Tag Archive: The Best Years of Our Lives


Review by C.J. Bunce

Usually the books from Turner Classic Movies highlight lists of select genre favorites by a single author, with selections that are always on-topic, but can often provoke readers to pull out their hair, since it’s very likely nobody’s personal list will match the author’s–or anyone else’s.  We’ve seen great insights and and I’ve personally found numerous selections to track down from the likes of Must-See Sci-Fi, Dynamic Dames, Forbidden Hollywood, Christmas in the Movies, and most recently Fright FavoritesBut now I am going to double back to the book, and the list, that started it all.  It begins with the 2001 Saturday night series, TCM’s The Essentials.  The book is TCM’s The Essentials: 52 Must-See Movies and Why They Matter, by film historian Jeremy Arnold, a very different look at classic films.

Continue reading

Review by C.J. Bunce

Jon Bernthal returned to Netflix this weekend for Season 2 of Marvel’s The Punisher, continuing in the role of Frank Castle, the comic book vigilante that makes all of the Clint Eastwood, Sylvester Stallone, Chuck Norris, and Keanu Reeves movie action heroes look wimpy by comparison.  Bernthal’s performance as a 21st century hero offers more than the beatings he dishes out (which will make viewers wince, flinch, and duck throughout 13 episodes), it has that subtlety and nuance that shows again Bernthal has the acting chops to be the next Robert De Niro.  And he’s probably the most believable actor as a Marvel comic book tough guy on the big or small screen.

The Punisher fits the superhero bill in his strength, cunning, and skill, and writers Steve Lightfoot, Ken Kristensen, Angela LaManna, Dario Scardapane, Christine Boylan, Felicia D. Henderson, Bruce Marshall Romans, and Laura Jean Leal outperformed the stellar first season with more elaborate set-ups for Castle & Co.  In 2017 the series’ first season made our borg.com best comic book adaptation and best villain with Ben Barnes‘ Billy Russo, and Barnes does it again, creating a worthy foil very different from last time, a character similar in many ways to the complex and somewhat sympathetic Killmonger in Black Panther.  In many ways it’s more of the same, with Amber Rose Revah (Emerald City) as Dinah Madani and Jason R. Moore (The Sorcerer’s Apprentice) as Curtis back supporting Castle, this time balancing two big threats.  The cast plays exceptionally well off each other, and it’s a shame this is the final season for the series.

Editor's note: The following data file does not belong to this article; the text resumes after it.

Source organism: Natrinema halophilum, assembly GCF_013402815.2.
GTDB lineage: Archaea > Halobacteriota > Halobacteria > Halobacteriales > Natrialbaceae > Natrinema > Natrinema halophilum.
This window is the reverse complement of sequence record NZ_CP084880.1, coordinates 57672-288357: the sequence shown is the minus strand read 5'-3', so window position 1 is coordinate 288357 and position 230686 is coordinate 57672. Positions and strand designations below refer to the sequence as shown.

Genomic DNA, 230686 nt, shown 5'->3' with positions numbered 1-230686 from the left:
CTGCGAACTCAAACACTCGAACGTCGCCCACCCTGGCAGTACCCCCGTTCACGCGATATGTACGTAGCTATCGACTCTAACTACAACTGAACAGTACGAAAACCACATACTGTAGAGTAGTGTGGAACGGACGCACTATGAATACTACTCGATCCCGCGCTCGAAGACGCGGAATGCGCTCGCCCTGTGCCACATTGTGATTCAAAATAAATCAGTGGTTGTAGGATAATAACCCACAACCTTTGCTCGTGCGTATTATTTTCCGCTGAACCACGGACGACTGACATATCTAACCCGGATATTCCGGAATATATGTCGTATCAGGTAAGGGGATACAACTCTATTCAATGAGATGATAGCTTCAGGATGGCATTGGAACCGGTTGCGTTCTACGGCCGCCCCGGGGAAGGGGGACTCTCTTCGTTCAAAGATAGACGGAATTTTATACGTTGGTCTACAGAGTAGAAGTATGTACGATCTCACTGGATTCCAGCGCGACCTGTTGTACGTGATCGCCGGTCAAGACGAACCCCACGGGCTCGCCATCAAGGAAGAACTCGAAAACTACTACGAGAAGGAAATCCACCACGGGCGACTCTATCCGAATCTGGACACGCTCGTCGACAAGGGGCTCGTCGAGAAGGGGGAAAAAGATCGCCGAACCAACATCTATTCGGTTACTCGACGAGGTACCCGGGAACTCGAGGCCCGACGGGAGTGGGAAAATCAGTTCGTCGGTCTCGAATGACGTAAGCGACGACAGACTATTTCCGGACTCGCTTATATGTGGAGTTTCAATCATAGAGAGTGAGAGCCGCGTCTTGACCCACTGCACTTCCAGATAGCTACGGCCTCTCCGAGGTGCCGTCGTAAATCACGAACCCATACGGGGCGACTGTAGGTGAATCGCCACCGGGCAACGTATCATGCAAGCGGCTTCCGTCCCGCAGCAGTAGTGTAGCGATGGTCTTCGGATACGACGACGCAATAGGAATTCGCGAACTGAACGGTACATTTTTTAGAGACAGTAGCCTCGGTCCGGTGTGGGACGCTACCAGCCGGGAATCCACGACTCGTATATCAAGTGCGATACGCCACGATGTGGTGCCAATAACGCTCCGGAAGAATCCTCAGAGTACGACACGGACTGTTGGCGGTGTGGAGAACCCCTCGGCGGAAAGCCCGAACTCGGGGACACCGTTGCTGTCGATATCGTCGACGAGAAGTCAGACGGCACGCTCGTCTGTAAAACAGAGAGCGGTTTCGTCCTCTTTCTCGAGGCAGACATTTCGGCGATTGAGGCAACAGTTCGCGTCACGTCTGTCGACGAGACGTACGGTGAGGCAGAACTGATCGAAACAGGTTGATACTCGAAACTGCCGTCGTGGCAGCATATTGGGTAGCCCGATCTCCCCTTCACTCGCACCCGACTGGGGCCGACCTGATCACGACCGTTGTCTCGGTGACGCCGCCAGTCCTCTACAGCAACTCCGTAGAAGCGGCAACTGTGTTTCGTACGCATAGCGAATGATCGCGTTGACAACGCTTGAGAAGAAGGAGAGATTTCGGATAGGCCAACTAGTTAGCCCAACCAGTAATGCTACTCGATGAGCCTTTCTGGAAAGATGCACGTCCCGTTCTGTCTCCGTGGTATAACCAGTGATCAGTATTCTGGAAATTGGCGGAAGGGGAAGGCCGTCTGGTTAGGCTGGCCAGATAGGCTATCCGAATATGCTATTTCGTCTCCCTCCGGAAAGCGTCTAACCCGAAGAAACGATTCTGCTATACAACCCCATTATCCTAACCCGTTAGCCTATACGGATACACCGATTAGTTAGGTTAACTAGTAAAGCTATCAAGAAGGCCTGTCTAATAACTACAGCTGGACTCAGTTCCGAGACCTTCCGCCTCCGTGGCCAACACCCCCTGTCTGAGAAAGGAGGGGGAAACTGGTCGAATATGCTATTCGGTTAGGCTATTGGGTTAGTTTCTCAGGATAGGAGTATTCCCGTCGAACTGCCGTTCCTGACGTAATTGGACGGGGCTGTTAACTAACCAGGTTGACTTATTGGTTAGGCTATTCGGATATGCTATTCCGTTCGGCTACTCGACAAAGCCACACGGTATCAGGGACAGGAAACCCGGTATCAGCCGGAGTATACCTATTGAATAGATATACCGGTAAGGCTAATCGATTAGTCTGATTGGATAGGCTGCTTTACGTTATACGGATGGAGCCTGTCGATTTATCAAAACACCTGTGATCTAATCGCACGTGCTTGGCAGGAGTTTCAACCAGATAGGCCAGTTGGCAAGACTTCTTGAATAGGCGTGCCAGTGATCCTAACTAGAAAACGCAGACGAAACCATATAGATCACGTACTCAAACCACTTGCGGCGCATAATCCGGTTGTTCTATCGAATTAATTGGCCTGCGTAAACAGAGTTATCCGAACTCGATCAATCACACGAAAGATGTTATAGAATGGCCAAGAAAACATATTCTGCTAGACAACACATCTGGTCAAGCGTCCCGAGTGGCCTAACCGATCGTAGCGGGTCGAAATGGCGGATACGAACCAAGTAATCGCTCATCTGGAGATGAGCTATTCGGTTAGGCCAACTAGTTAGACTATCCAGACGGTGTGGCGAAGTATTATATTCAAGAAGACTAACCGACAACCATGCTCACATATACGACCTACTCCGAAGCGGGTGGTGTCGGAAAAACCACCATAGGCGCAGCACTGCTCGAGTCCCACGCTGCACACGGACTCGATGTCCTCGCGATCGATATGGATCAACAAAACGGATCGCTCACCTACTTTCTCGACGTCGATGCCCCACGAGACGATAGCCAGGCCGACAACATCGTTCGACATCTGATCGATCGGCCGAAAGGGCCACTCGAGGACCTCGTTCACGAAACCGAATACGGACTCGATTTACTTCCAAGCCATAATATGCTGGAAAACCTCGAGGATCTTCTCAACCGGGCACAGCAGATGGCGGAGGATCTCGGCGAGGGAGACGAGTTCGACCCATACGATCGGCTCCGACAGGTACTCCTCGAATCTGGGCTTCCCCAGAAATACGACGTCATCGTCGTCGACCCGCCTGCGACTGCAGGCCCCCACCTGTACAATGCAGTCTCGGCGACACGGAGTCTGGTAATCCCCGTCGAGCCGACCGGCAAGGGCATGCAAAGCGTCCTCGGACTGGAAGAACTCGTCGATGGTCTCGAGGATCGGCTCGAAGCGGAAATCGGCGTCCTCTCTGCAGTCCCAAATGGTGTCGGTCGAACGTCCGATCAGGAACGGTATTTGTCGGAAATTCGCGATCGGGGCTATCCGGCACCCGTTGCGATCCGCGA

Castle steps in as good Samaritan to protect a teenager played by Giorgia Whigham (The Orville) who becomes the season’s co-lead, a key part of a strange, Manchurian Candidate-inspired political scheme.  Meanwhile Madani pursues Billy Russo, now under the care of a psychiatrist played by series newcomer Floriana Lima.  The beating by Castle in Season One left Russo with memory loss, forgetting Castle nearly killed him only because he killed Castle’s family in the first season of the show.  The key theme again is PTSD and the results of coming home from war as a trained killer with little community support.  In many ways The Punisher is a modern-day read of the post-war classic The Best Years of Our Lives.  Loyalty is a key theme again, too, as is doing what is necessary to protect your own.

Continue reading

the-sand-pebbles

In honor of servicemen and servicewomen this Memorial Day weekend, today we’re recommending ten classic war movies as selected by retired U.S. Navy third class petty officer and electrician’s mate Milton L. Bunce, Jr. who served aboard the USS Goodrich DDR 831 in the Atlantic and Mediterranean Sea and the USS Hancock CVA-19 in the Pacific before and during the early days of the Vietnam War.

If you’re looking for some realism and detail, he’s picked some great classics and any one will hit the mark for you this weekend.

The Wings of Eagles

The Wings of Eagles is director John Ford’s 1957 biopic about his friend, U.S. Navy pilot Frank “Spig” Wead, considered one of the best biopics committed to film.  It stars John Wayne, Dan Dailey, Maureen O’Hara, and Ward Bond, and provides a splice of the history of aviation’s role in combat.  Keep an eye out for the great early airplanes in the aircraft carrier scenes.  And the character of Captain Hazard was based on real-life U.S. Army Air Corps Reserve officer Jimmy Doolittle.

Twelve O'clock High

Twelve O’Clock High is a 1949 Darryl F. Zanuck production about the U.S  Army’s Eighth Air Force flying daytime bombing missions against Nazi Germany and occupied France during World War II.  It’s one of those dramas that will soon be on your list of best films if you haven’t seen it yet.  These airmen are realistically portrayed keeping up the good fight against a seemingly never-ending battle where failure was not an option.  Check out some outstanding acting by star Gregory Peck.  This film is on the Library of Congress National Film Registry.

guns of navarone

Based on an Alistair MacLean’s 1957 novel that was inspired by the Battle of Leros during the Dodecanese Campaign of World War II, the 1961 J. Lee Thompson film The Guns of Navarone is an epic adventure war movie like no other.  The filming location in and around Athens, Greece and top-notch acting by the powerhouse trio of Gregory Peck, David Niven, and Anthony Quinn add to a suspenseful movie about a multi-national team attempting to destroy a mountain fortress.  And it’s a great action movie.  (Milton was on liberty in Athens in 1960 where he visited some of the filming locations around the time of production).

Continue reading